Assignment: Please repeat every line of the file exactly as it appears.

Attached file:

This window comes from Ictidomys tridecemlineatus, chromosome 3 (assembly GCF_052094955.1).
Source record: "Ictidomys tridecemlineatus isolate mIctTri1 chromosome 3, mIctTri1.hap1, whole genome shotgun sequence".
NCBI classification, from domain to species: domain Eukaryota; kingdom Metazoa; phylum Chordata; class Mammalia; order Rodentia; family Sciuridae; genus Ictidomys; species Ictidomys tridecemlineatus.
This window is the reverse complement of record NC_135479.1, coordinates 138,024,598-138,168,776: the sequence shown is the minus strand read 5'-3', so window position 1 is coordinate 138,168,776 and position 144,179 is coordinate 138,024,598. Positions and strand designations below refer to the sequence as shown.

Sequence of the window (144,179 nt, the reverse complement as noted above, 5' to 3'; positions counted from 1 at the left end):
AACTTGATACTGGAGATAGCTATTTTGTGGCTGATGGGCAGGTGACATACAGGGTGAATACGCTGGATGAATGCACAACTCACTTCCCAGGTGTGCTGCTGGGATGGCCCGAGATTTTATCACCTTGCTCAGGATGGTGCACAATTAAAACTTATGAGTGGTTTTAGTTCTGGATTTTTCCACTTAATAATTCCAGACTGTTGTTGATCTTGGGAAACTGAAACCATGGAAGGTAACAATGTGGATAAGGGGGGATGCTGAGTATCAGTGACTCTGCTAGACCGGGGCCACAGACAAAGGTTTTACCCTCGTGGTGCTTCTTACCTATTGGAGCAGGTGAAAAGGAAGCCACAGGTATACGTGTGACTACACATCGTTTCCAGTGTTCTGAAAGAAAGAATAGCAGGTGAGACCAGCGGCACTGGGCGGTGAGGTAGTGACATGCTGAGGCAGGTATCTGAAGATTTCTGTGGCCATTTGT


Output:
This window comes from Ictidomys tridecemlineatus, chromosome 3 (assembly GCF_052094955.1).
Source record: "Ictidomys tridecemlineatus isolate mIctTri1 chromosome 3, mIctTri1.hap1, whole genome shotgun sequence".
NCBI classification, from domain to species: domain Eukaryota; kingdom Metazoa; phylum Chordata; class Mammalia; order Rodentia; family Sciuridae; genus Ictidomys; species Ictidomys tridecemlineatus.
This window is the reverse complement of record NC_135479.1, coordinates 138,024,598-138,168,776: the sequence shown is the minus strand read 5'-3', so window position 1 is coordinate 138,168,776 and position 144,179 is coordinate 138,024,598. Positions and strand designations below refer to the sequence as shown.

Sequence of the window (144,179 nt, the reverse complement as noted above, 5' to 3'; positions counted from 1 at the left end):
AACTTGATACTGGAGATAGCTATTTTGTGGCTGATGGGCAGGTGACATACAGGGTGAATACGCTGGATGAATGCACAACTCACTTCCCAGGTGTGCTGCTGGGATGGCCCGAGATTTTATCACCTTGCTCAGGATGGTGCACAATTAAAACTTATGAGTGGTTTTAGTTCTGGATTTTTCCACTTAATAATTCCAGACTGTTGTTGATCTTGGGAAACTGAAACCATGGAAGGTAACAATGTGGATAAGGGGGGATGCTGAGTATCAGTGACTCTGCTAGACCGGGGCCACAGACAAAGGTTTTACCCTCGTGGTGCTTCTTACCTATTGGAGCAGGTGAAAAGGAAGCCACAGGTATACGTGTGACTACACATCGTTTCCAGTGTTCTGAAAGAAAGAATAGCAGGTGAGACCAGCGGCACTGGGCGGTGAGGTAGTGACATGCTGAGGCAGGTATCTGAAGATTTCTGTGGCCATTTGT